Hartog Plate

Copy of Dirk Hartog's plate in the Rijksmuseum

Hartog Plate or Dirk Hartog's Plate is either of two plates, although primarily the first, which were left on Dirk Hartog Island during a period of European exploration of the western coast of Australia prior to European settlement there. The first plate, left by Dutch explorer Dirk Hartog, is the oldest-known artifact of European exploration in Australia still in existence. The original dish was returned to the Netherlands where it is on display in a museum. A replacement and additional dish were subsequently discovered on three additional visits over the next 200 years.

Dirk Hartog, 1616

Dirk Hartog was the first confirmed European to see Western Australia, reaching it in his ship, the Eendracht. On 26 October 1616, he landed at Cape Inscription on the very northernmost tip of the island. Before departing, Hartog left behind a pewter dinner plate, nailed to a post and placed upright in a fissure on the cliff top.

The plate bears the inscription:




Translated into English:

On the 25th October, arrived here the ship Eendracht of
Amsterdam; the upper merchant, Gilles Mibais of Luyck; Captain Dirk
Hartog of Amsterdam; the 27th ditto set sail for Bantam; undermerchant
Jan Stein, upper steersman, Pieter Doekes from Bil, Ao, 1616.[1]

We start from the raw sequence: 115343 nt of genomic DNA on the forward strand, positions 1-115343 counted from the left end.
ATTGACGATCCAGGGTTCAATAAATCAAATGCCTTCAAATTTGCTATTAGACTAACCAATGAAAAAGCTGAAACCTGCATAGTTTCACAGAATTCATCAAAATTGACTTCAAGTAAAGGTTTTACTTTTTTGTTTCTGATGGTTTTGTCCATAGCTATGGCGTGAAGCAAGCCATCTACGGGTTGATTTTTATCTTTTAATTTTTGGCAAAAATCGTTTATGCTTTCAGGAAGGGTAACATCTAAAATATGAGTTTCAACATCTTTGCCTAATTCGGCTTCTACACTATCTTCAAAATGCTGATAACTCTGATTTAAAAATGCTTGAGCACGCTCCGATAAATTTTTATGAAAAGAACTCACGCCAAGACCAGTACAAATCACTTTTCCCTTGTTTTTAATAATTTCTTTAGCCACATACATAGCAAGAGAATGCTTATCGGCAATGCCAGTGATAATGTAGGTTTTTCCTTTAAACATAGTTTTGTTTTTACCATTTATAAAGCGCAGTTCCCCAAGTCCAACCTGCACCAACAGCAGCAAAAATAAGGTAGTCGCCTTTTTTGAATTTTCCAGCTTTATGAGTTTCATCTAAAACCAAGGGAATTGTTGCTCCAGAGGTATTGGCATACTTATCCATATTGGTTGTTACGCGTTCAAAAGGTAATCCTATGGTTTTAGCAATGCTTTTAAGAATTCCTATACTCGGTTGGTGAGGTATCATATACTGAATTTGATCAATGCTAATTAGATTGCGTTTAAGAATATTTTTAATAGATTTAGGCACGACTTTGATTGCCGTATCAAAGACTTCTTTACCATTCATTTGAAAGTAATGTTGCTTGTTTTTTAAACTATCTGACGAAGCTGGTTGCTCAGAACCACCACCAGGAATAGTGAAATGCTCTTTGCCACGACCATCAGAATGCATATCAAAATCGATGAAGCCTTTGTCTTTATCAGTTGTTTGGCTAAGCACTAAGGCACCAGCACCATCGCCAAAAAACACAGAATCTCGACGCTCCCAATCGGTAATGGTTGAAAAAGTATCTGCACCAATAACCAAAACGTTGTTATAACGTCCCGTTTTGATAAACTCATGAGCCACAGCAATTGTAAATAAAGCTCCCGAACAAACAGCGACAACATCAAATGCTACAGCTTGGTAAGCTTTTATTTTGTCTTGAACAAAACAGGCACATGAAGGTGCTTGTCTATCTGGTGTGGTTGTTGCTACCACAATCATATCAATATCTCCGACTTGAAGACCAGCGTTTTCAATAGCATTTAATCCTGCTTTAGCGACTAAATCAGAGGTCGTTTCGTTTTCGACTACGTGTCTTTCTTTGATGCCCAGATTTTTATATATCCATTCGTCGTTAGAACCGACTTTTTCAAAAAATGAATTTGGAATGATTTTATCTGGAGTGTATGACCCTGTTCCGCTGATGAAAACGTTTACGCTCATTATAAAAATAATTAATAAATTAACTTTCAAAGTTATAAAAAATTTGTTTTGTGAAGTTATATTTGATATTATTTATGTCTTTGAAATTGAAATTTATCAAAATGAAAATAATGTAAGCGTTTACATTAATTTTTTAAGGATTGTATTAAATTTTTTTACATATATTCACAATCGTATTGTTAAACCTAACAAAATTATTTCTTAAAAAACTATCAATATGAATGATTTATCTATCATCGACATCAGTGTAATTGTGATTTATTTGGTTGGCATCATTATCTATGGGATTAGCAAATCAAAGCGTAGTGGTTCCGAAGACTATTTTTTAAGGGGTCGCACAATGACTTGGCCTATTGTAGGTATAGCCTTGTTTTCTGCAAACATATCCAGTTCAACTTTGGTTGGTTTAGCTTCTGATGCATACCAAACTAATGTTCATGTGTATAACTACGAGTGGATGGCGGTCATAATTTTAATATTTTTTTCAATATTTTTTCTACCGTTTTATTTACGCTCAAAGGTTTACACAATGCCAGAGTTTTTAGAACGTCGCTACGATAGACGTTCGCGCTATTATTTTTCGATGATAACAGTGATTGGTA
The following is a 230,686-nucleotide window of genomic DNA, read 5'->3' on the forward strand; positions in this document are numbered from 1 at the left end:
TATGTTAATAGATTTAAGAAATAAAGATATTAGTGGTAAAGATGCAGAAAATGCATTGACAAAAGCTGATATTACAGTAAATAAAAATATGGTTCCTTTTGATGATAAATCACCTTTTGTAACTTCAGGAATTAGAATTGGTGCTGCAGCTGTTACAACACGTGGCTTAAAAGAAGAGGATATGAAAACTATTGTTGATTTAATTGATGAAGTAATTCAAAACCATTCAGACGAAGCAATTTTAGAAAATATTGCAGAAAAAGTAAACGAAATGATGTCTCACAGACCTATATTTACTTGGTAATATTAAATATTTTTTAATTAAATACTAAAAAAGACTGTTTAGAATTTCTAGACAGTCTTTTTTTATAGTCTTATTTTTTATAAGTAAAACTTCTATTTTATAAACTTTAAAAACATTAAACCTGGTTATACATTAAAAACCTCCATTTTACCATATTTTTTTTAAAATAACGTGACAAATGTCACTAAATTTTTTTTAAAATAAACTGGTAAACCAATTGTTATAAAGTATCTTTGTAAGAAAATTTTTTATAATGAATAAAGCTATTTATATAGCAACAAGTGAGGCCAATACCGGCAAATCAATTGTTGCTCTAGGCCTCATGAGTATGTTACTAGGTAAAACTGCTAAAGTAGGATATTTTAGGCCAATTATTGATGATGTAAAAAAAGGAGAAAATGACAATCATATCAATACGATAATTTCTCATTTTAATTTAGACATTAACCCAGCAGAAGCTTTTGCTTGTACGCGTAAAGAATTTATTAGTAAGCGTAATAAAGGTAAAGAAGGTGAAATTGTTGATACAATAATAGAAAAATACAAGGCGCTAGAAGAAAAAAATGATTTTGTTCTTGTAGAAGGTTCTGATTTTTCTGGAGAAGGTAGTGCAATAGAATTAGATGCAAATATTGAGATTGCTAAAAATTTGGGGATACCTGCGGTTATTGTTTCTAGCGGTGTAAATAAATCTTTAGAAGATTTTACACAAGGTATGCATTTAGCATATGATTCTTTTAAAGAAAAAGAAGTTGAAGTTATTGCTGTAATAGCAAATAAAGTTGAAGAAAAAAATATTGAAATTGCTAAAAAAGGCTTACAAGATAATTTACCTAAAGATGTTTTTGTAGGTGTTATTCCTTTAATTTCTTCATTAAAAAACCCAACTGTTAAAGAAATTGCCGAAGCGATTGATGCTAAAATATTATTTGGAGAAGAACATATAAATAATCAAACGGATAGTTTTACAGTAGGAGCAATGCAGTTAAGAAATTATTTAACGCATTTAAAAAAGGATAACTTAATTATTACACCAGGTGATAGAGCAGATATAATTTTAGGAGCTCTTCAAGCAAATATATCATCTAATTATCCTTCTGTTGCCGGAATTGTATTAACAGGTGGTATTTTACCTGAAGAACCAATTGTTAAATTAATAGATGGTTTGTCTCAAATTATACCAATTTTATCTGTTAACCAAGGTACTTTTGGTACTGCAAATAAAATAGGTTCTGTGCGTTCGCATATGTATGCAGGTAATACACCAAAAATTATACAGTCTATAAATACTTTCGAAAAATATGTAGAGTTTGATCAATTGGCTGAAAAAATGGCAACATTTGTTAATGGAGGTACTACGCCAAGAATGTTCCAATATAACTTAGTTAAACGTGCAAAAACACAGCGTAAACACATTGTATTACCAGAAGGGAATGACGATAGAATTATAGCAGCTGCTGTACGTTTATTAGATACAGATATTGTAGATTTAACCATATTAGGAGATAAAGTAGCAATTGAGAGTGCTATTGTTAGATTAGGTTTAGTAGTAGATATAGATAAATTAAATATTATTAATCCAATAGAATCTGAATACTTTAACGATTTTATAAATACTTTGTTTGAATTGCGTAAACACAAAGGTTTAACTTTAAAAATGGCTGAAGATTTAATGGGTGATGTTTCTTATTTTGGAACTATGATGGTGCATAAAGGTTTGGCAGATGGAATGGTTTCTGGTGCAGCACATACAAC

Willem de Vlamingh, 1697

Map of Shark Bay area showing Dirk Hartog Island and Cape Inscription

81 years later, in 1697, the Dutch sea captain Willem de Vlamingh also reached the island and discovered Hartog's pewter dish with the post almost rotted away. He removed it and replaced it with another plate which was attached to a new post. The new post was made of a cypress pine trunk taken from Rottnest Island.[2] The original dish was returned to the Netherlands, where it is still kept in the Rijksmuseum Amsterdam. De Vlamingh's replacement dish contains all of the text of Hartog's original plate as well as listing the senior crew of his own voyage. It concludes with:

1697. Den 4den Februaij is hier aengecomen het schip de GEELVINK voor
Amsterdam, den Comander ent schipper, Willem de Vlamingh van Vlielandt,
Adsistent Joannes van Bremen, van Coppenhagen; Opperstvierman Michil Bloem vant
Sticgt, van Bremen De Hoecker de NYPTANGH, schipper Gerrit Colaart van
Amsterdam; Adsistent Theodorus Heirmans van dito Opperstierman Gerrit
Gerritsen van Bremen, 't Galjoot t' WESELTJE, Gezaghebber Cornelis de
Vlamingh van Vlielandt; Stvierman Coert Gerritsen van Bremen, en van hier
gezeilt met onse vlot den voorts net Zvydtland verder te ondersoecken en
gedestineert voor Batavia.

Translated into English:

On the 4th of February, 1697, arrived here the ship
GEELVINCK, of Amsterdam; Commandant Wilhelm de Vlamingh, of Welandt;
assistant, Jan van Bremen, of Copenhagen; first pilot, Michiel Bloem van
Estight, of Bremen. The hooker, the NYPTANGH, Captain Gerrit Collaert, of
Amsterdam, Assistant Theodorus Heermans, of the same place; first pilot,
Gerrit Gerritz, of Bremen; then the galliot WESELTJE, Commander Cornelis